Thanks Hamish

    Like

    1. Hi Hamish,

      Thanks for your response. The level of interest from those not generally concerned with sport is astounding isn’t it? It seems that the patriotic nature by which the Olympics is presented and branded leads to situation where a mass audience cheers on for their country to succeed, regardless of what event it may be in. A strong sense of nostalgia is also attached to Olympic moments provided by athletes such as Cathy Freeman, Ian Thorpe and Steven Bradbury, and brands clearly want to utilise the attention and positive associations encouraged through such events. It’s a really interesting point you raise about the surprising level of engagement from girls, and potential connection with social media platforms. Having done a bit of research it seems this is true; Of millennial women planning on watching the Olympics, 63% intend to stay updated through social media, with Facebook (67%), Instagram (51%), Twitter (41%) and Snapchat (37%) being the most prevalent. This isn’t even taking into account the example you provided in conversation on apps such as Whatsapp, which is probably difficult for brands to measure in terms of metrics, but definitely would contribute to the total global audience of the event, and consequential exposure for sponsoring brands. In terms of other key analytical measures, it is probably important to consider the large cost of advertising through the Olympics. Therefore, metrics such as cost per impression (CPI), and the number of new leads acquired during the campaign could be indicative of the success of the campaign. Another consideration of Olympic advertising campaigns is that brands (e.g. Suisse and Industry Superfund), appear to be more focused on positive brand association rather than short terms sales. Therefore, a key measurement resulting from a digital campaign could be sales uplift over a period of 6-12 months.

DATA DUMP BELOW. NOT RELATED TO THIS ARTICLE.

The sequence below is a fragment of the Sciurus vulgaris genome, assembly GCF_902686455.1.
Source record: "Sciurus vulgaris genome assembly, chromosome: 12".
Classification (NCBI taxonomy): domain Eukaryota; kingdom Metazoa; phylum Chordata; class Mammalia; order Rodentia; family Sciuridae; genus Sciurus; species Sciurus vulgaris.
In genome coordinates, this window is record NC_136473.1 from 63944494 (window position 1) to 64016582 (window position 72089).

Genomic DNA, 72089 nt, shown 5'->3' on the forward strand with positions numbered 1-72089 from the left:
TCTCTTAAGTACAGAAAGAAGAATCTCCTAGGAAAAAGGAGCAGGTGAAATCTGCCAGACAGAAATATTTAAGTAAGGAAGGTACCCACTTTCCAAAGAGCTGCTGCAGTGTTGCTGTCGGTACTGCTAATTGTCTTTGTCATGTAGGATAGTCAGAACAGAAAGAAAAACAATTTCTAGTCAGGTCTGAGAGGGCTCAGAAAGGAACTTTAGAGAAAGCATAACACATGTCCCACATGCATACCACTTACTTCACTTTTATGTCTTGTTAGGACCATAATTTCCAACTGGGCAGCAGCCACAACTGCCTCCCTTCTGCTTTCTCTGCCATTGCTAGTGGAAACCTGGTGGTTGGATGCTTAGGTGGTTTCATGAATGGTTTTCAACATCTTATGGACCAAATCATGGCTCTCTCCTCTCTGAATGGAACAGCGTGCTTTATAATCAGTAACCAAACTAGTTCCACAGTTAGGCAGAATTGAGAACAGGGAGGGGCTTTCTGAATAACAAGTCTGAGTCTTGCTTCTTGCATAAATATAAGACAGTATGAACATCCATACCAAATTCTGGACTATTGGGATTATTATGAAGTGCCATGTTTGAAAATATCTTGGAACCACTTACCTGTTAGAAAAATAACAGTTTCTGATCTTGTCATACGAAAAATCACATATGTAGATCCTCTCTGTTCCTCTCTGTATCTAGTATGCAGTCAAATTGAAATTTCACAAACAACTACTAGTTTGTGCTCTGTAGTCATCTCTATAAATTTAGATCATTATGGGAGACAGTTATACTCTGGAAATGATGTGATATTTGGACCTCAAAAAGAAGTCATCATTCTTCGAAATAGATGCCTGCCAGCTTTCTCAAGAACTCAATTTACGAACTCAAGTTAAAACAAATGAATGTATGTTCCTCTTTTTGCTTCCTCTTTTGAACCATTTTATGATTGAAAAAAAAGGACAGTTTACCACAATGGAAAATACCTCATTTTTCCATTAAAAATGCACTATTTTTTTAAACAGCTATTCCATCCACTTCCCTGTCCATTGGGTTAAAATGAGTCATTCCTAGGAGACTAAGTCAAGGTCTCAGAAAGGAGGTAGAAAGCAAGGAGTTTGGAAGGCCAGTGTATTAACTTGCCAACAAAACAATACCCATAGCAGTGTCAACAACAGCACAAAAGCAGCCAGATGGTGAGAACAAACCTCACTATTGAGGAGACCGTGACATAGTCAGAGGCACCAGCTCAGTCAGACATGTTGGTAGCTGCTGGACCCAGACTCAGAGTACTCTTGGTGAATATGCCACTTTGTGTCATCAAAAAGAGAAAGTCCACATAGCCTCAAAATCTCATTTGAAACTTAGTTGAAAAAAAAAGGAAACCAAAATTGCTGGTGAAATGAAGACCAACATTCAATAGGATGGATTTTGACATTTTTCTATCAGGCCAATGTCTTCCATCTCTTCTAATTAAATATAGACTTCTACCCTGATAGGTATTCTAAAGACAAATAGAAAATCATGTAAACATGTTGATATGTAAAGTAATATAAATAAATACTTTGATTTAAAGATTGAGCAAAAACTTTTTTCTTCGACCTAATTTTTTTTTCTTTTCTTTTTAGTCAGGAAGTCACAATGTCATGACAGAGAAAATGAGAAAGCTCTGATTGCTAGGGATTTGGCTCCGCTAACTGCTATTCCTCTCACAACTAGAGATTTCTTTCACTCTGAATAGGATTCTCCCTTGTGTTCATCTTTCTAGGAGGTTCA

Thanks again for the feedback,

      Matt

      Like

  2. Hi Hamish,

    Thanks for your response. The level of interest from those not generally concerned with sport is astounding isn’t it? It seems that the patriotic nature by which the Olympics is presented and branded leads to situation where a mass audience cheers on for their country to succeed, regardless of what event it may be in. A strong sense of nostalgia is also attached to Olympic moments provided by athletes such as Cathy Freeman, Ian Thorpe and Steven Bradbury, and brands clearly want to utilise the attention and positive associations encouraged through such events. It’s a really interesting point you raise about the surprising level of engagement from girls, and potential connection with social media platforms. Having done a bit of research it seems this is true; Of millennial women planning on watching the Olympics, 63% intend to stay updated through social media, with Facebook (67%), Instagram (51%), Twitter (41%) and Snapchat (37%) being the most prevalent. This isn’t even taking into account the example you provided in conversation on apps such as Whatsapp, which is probably difficult for brands to measure in terms of metrics, but definitely would contribute to the total global audience of the event, and consequential exposure for sponsoring brands. In terms of other key analytical measures, it is probably important to consider the large cost of advertising through the Olympics. Therefore, metrics such as cost per impression (CPI), and the number of new leads acquired during the campaign could be indicative of the success of the campaign. Another consideration of Olympic advertising campaigns is that brands (e.g. Suisse and Industry Superfund), appear to be more focused on positive brand association rather than short terms sales. Therefore, a key measurement resulting from a digital campaign could be sales uplift over a period of 6-12 months.

    Thanks again for the feedback,
    Matt

    Like